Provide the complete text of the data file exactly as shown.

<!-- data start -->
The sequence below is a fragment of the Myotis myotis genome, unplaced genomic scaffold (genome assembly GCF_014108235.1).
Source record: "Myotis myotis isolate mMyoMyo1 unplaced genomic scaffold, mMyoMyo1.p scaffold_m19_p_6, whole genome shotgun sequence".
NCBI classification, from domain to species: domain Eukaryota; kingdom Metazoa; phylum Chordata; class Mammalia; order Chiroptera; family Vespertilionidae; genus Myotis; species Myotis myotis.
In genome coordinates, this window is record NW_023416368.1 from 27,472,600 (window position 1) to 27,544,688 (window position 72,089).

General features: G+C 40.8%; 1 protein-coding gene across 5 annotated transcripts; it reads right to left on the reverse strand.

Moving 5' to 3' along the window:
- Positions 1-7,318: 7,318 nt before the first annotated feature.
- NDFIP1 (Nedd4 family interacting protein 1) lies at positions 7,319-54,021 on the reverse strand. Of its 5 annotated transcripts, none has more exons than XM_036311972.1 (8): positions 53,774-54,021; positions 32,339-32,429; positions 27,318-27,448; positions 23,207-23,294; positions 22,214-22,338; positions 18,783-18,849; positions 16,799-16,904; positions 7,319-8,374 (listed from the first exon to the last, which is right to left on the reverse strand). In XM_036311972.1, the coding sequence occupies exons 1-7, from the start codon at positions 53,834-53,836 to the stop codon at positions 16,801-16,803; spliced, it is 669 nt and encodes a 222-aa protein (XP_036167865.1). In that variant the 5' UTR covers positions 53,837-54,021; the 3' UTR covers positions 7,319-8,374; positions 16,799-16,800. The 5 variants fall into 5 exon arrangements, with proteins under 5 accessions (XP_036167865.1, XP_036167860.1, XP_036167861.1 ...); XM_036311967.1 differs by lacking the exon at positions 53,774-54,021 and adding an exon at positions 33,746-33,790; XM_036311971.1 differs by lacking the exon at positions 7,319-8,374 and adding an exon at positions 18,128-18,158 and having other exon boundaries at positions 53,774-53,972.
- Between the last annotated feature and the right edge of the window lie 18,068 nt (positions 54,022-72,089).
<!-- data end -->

The sequence below is a fragment of the Myotis myotis genome, unplaced genomic scaffold (genome assembly GCF_014108235.1).
Source record: "Myotis myotis isolate mMyoMyo1 unplaced genomic scaffold, mMyoMyo1.p scaffold_m19_p_6, whole genome shotgun sequence".
NCBI classification, from domain to species: domain Eukaryota; kingdom Metazoa; phylum Chordata; class Mammalia; order Chiroptera; family Vespertilionidae; genus Myotis; species Myotis myotis.
In genome coordinates, this window is record NW_023416368.1 from 27,472,600 (window position 1) to 27,544,688 (window position 72,089).

General features: G+C 40.8%; 1 protein-coding gene across 5 annotated transcripts; it reads right to left on the reverse strand.

Moving 5' to 3' along the window:
- Positions 1-7,318: 7,318 nt before the first annotated feature.
- NDFIP1 (Nedd4 family interacting protein 1) lies at positions 7,319-54,021 on the reverse strand. Of its 5 annotated transcripts, none has more exons than XM_036311972.1 (8): positions 53,774-54,021; positions 32,339-32,429; positions 27,318-27,448; positions 23,207-23,294; positions 22,214-22,338; positions 18,783-18,849; positions 16,799-16,904; positions 7,319-8,374 (listed from the first exon to the last, which is right to left on the reverse strand). In XM_036311972.1, the coding sequence occupies exons 1-7, from the start codon at positions 53,834-53,836 to the stop codon at positions 16,801-16,803; spliced, it is 669 nt and encodes a 222-aa protein (XP_036167865.1). In that variant the 5' UTR covers positions 53,837-54,021; the 3' UTR covers positions 7,319-8,374; positions 16,799-16,800. The 5 variants fall into 5 exon arrangements, with proteins under 5 accessions (XP_036167865.1, XP_036167860.1, XP_036167861.1 ...); XM_036311967.1 differs by lacking the exon at positions 53,774-54,021 and adding an exon at positions 33,746-33,790; XM_036311971.1 differs by lacking the exon at positions 7,319-8,374 and adding an exon at positions 18,128-18,158 and having other exon boundaries at positions 53,774-53,972.
- Between the last annotated feature and the right edge of the window lie 18,068 nt (positions 54,022-72,089).